2. Yes ... especially when installing the anchor system too soon. Minimum 7-14 days dry time should be sufficient before installing the anchor system (dependent upon film thickness) .
  3. Tintguy1980

    Real world performance on Huper C40

    Yeah, I can see the loss point of bragging rights when one only has 1/8th inch compared to an inch.
  4. Tintguy1980

    Real world performance on Huper C40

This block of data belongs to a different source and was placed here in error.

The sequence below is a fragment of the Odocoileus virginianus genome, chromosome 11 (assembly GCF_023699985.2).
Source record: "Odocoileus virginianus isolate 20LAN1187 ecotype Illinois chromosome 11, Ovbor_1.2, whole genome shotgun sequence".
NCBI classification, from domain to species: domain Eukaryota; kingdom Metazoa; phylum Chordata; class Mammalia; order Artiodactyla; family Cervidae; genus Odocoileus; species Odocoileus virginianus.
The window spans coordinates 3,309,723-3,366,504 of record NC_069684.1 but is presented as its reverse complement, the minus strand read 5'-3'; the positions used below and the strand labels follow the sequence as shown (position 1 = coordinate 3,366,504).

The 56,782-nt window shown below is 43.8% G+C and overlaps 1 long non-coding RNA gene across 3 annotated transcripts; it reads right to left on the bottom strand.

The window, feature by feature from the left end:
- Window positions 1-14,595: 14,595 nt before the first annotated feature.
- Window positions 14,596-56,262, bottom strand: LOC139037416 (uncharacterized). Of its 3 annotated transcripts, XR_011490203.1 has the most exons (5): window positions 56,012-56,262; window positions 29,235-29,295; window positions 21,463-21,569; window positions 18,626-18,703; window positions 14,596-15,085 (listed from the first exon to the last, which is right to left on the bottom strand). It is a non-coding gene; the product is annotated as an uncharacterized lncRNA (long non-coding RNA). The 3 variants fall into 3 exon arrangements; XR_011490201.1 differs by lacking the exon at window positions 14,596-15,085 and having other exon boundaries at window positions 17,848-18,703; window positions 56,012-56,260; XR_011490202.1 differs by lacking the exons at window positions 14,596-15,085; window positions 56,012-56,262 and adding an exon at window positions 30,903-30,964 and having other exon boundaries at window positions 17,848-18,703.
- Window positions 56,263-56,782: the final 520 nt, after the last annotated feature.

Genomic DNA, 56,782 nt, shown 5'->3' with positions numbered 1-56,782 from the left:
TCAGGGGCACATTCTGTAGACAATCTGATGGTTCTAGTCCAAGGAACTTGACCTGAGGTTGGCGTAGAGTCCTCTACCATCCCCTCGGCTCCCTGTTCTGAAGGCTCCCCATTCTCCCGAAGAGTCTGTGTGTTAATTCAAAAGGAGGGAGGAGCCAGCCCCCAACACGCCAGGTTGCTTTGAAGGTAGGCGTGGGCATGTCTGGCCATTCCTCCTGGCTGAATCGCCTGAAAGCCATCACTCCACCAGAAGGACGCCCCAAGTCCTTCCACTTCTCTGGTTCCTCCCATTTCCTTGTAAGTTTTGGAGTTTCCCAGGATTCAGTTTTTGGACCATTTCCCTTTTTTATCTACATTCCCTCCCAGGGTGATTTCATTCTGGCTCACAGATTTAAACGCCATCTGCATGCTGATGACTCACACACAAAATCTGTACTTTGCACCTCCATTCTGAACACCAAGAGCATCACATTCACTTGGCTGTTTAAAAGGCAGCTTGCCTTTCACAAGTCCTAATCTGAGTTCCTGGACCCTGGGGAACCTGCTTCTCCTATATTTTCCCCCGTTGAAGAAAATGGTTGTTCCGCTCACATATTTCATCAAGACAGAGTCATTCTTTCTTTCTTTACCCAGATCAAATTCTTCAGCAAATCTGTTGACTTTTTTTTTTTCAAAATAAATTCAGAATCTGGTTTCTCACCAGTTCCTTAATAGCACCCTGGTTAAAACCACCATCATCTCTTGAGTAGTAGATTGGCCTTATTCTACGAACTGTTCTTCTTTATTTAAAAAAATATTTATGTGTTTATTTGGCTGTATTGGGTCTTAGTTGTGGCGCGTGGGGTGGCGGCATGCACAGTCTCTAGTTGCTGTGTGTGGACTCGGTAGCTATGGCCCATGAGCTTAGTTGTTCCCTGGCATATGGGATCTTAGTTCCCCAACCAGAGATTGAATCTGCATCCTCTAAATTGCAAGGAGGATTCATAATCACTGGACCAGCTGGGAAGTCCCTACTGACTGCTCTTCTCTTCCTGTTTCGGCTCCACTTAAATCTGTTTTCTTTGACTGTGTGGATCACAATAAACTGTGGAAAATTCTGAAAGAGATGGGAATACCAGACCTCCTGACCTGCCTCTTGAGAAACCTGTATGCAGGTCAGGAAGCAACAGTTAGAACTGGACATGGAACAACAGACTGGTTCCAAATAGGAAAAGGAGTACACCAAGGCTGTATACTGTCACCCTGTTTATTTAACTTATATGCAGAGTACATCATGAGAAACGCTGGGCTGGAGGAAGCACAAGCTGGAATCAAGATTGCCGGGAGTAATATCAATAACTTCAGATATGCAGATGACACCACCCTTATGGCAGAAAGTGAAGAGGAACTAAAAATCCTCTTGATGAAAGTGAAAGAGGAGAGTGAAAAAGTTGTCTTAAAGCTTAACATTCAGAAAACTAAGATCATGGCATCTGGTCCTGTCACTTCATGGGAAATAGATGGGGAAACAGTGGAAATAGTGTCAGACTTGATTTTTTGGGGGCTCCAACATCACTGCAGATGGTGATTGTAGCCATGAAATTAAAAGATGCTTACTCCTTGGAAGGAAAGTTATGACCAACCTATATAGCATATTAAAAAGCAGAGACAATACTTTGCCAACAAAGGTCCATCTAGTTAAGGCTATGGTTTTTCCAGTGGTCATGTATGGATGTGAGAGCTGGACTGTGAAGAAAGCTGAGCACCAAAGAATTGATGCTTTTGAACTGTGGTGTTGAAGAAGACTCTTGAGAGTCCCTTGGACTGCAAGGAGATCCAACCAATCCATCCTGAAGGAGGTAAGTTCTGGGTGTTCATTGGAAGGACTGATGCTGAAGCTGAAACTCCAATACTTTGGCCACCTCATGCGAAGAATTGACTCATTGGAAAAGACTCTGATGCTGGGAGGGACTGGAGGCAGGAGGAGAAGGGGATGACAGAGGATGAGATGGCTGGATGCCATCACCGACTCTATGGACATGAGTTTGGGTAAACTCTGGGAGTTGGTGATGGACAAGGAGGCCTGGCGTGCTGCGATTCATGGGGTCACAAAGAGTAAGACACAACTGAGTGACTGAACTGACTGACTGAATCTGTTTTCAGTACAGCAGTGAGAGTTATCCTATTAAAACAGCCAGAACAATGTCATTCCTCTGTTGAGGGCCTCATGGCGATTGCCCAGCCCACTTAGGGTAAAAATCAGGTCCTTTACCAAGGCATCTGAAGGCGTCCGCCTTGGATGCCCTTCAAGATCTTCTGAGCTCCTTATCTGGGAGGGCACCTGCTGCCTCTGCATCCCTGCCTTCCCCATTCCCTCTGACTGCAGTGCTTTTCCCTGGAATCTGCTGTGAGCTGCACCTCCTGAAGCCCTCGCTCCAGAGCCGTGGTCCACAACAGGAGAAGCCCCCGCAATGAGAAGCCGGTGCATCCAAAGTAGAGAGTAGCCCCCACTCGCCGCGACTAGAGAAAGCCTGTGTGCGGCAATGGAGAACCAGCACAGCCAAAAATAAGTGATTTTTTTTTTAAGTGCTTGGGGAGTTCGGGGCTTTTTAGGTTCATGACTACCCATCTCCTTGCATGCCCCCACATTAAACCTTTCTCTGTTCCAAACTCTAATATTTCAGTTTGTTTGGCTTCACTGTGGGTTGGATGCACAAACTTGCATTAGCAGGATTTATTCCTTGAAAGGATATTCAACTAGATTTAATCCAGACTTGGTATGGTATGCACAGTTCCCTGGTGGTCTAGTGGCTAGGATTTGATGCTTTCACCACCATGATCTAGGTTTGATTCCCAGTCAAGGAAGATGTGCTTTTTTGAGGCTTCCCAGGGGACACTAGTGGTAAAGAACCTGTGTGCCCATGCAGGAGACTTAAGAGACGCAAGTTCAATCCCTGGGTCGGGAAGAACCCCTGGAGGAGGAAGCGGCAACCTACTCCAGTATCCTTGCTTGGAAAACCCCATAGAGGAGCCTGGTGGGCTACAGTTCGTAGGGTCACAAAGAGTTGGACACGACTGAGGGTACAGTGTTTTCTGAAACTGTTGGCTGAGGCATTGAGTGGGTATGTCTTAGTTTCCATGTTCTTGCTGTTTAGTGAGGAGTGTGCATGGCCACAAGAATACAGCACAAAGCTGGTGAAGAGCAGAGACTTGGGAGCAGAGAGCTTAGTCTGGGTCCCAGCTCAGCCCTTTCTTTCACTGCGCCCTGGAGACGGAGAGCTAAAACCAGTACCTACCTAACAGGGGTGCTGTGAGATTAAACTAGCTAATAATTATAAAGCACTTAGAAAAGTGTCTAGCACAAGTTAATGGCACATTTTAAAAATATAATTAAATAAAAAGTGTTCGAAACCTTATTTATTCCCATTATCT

Tom explained it in a simple fashion. However, it is more complex than what is seen through simple experimentation. In other words, as long as the car is in motion you will benefit from a film's heat control aspect. When tested, all mannies utilize the same means of extracting the TSER of their film product. The published performance of film products are calculated using a wind speed across the glass of 7mph. Obviously, the faster the vehicle moves, the high the TSER because more absorbed energy is carried away and less will radiate inward to the cabin. As stated before, 'ceramic' technology in window film relies mostly on absorption, which requires the glass be cooled by wind across its surface. This absorption will allow you to feel what might be radiating off film and glass while driving the car with the AC running. The one film out there that 'reflects' near infrared (NIR) energy is 3M's Crystalline. Near infrared is the part of the sun's energy that we 'feel' in the immediate when sitting on the protected side of a glass/film barrier. This is because it (NIR) penetrates deeper into the skin, warming moisture surrounding nerve endings and leading the brain to say, warm/hot. Crystalline reflects a very large percentage of NIR (88-97%) in the most intense region of NIR (780- roughly 1200 nanometers). The entire NIR region of the solar spectrum encompasses 780-2500 nanometers. NIR accounts for approximately 48+% of the sun's energy and visible light (VL) accounts for 49+%, leaving the remaining to ultraviolet (UV). Visible light and UV will create heat once it strikes a surface (such as skin) and is 'felt' at a much slower rate compared with NIR. So, it's down to absorption versus reflection and it should be seen a slightly higher TSER values.